After doing consultancy with the Office of the Children's Advocate and in other Caribbean territories, Carey was asked to return to work in the Government. She decided, though, to fulfil some personal ambitions. She got married, and shortly after, pregnant.

Before she knew what was happening, Carey, who had never before faced an illness that could not have been cured using a simple herbal mixture from her Maroon cousins, found herself in a tumultuous pregnancy.

“I had to be hospitalised three times in my first trimester, and had surgeries performed while pregnant,” she divulged. “One night when I was entering the third trimester I was in pain, and Dr [Sharmaine] Mitchell instructed me to go straight to the hospital. My son Sebastian had decided to come early, and two days after he was born [at 33 weeks], they told me that I had to be transferred to the University Hospital of the West Indies because they still could not resolve what was happening to me, and it was getting worse. They called my family home from abroad.”

Just days after giving birth to a premature baby, Carey had to undergo her biggest surgery yet; one that would either save or take her life. It was the hand of God, she was told by her doctor, that intervened and assisted the team to carry out the risky procedure.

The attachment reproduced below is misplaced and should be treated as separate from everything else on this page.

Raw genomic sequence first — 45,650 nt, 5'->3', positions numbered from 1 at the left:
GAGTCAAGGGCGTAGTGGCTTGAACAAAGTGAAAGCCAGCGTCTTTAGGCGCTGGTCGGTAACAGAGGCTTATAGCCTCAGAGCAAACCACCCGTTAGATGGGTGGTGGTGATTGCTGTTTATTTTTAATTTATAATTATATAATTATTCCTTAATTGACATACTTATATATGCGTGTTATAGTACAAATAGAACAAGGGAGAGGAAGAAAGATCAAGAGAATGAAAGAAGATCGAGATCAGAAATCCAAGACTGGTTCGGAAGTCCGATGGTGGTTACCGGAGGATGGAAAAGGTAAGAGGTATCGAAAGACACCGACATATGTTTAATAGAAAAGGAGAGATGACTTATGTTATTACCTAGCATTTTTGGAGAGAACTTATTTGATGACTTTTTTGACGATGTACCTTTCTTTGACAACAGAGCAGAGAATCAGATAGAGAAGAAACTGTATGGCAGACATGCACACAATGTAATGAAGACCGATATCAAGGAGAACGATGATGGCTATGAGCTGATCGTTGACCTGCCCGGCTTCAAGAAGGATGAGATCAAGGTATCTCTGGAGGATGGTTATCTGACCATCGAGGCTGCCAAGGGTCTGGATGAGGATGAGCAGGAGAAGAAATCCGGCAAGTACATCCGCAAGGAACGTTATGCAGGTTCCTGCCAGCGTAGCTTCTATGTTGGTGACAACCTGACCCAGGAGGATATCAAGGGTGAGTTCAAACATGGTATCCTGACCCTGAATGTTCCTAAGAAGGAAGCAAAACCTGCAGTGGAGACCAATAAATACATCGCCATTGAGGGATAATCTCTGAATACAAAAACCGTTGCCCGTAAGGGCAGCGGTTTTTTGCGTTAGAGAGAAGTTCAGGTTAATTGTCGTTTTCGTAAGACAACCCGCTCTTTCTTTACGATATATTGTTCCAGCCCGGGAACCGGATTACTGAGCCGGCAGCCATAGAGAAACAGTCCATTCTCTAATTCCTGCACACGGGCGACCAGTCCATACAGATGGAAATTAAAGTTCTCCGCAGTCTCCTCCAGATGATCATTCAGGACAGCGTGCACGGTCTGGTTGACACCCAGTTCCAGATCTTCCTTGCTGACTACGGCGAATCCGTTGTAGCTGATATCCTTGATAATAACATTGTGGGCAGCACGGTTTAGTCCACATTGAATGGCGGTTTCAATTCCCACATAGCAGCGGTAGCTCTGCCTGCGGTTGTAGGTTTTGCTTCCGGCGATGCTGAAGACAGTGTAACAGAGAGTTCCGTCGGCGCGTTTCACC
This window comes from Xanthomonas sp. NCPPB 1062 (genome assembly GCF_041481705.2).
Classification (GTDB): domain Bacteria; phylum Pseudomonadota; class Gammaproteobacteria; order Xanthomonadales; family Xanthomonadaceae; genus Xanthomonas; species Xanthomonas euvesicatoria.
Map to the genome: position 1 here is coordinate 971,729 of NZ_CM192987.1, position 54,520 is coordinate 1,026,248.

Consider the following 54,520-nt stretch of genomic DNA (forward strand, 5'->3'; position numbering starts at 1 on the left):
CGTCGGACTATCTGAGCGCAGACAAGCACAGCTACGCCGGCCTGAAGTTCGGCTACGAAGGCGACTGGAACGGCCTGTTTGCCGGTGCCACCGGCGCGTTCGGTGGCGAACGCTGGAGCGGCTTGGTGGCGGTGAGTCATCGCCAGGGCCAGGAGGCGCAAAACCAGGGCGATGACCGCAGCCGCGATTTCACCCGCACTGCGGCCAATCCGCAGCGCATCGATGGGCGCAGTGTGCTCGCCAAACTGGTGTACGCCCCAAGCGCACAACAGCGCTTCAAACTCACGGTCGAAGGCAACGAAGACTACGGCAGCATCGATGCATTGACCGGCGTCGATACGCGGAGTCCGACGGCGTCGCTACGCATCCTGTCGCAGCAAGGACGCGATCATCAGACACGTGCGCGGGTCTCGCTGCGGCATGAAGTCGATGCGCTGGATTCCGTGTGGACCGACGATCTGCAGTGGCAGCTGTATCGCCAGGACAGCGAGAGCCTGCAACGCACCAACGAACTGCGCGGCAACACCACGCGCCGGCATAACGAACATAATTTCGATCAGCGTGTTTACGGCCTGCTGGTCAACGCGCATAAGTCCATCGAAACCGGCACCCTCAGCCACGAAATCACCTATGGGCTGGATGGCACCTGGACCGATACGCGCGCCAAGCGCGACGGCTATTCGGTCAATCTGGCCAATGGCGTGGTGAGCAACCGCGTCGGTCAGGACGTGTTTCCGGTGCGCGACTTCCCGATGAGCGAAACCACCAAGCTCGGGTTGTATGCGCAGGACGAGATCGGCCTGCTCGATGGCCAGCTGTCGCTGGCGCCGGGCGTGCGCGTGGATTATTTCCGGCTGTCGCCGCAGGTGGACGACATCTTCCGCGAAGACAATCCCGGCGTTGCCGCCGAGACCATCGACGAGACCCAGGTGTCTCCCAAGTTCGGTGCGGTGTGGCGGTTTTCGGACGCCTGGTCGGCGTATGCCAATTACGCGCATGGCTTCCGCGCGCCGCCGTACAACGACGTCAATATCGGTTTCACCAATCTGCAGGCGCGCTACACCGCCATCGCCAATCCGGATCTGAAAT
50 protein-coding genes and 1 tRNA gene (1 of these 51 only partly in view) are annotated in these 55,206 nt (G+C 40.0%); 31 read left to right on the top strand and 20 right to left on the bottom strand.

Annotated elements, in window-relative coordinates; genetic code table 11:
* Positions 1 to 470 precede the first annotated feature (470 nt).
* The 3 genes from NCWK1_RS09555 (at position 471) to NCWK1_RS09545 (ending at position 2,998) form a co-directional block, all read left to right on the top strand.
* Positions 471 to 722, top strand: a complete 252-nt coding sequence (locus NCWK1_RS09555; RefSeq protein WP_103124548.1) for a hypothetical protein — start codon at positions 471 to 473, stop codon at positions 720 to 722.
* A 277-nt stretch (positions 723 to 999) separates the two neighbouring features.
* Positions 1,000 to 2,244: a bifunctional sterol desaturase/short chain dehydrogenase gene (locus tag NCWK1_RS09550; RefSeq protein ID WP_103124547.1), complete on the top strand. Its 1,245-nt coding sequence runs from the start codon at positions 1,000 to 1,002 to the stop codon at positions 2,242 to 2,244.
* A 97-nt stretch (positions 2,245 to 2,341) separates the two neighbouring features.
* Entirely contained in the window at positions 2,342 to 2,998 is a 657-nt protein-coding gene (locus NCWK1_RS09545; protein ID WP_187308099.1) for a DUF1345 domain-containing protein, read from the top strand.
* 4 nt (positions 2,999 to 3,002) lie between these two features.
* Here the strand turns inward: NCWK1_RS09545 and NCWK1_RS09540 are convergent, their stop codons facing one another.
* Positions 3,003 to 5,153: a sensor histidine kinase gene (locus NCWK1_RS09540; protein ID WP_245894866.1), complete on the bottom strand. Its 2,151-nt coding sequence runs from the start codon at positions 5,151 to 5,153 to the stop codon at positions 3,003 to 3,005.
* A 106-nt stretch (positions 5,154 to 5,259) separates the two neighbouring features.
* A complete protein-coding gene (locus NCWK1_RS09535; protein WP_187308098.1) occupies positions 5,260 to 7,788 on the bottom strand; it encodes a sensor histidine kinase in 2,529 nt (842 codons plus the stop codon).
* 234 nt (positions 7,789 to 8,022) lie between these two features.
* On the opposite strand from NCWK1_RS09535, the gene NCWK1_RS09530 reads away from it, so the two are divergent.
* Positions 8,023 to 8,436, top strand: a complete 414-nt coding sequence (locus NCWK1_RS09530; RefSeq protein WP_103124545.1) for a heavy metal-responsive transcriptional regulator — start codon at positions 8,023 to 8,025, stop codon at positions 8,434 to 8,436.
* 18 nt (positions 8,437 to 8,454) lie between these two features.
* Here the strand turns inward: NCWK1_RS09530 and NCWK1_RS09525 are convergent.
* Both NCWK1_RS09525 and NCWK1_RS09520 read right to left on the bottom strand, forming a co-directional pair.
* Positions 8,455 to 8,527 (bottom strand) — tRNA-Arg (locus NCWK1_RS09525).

Coming out of that surgery, the meaning of community took on a whole new meaning for her. While her doctors — Drs Sharmaine Mitchell, Adrian Mitchell, Patrick Roberts, Jason Toppin, and Ann Bridgewater — rallied around her to ensure that her recovery progressed normally in the following months, she had to trust her husband, relatives and friends to care for her newborn until she could leave the hospital.

Within two months she was able to go home, and she used the greater part of the following year to learn the ropes of the toughest, yet most rewarding project she had ever managed — parenting. Before long she was called to implement the National Child Diversion Programme, based on the policy that she had written as a consultant.

“So now we're looking at children in a different way,” she said, explaining how the programme works. “We're not penalising them, we're not giving them the stigma of the justice system. And also we're not putting them in a system that ultimately we find that the recidivism rates are high. We're going to treat them and deal with the issue as a community, and we will use restorative justice while we also have the diversion programme.”

The programme is still in its initial stages, but Carey is optimistic that it will have a lasting positive impact on the country's justice system. She is now convinced, more than ever, that she is on the path to fulfilling her ordained purpose.

“I think the challenges I faced with my surgery have taught me that you can't fight against what God's plan is for you,” she said serenely. “So knowing that I'm on this mission, and I'm serving Him, I know that I will continue to be led into the way that I'm supposed to be. So I am serving. I think that my life's journey is to serve and create a change for people, and for communities, and hopefully for Jamaica, you know, because this is my home.”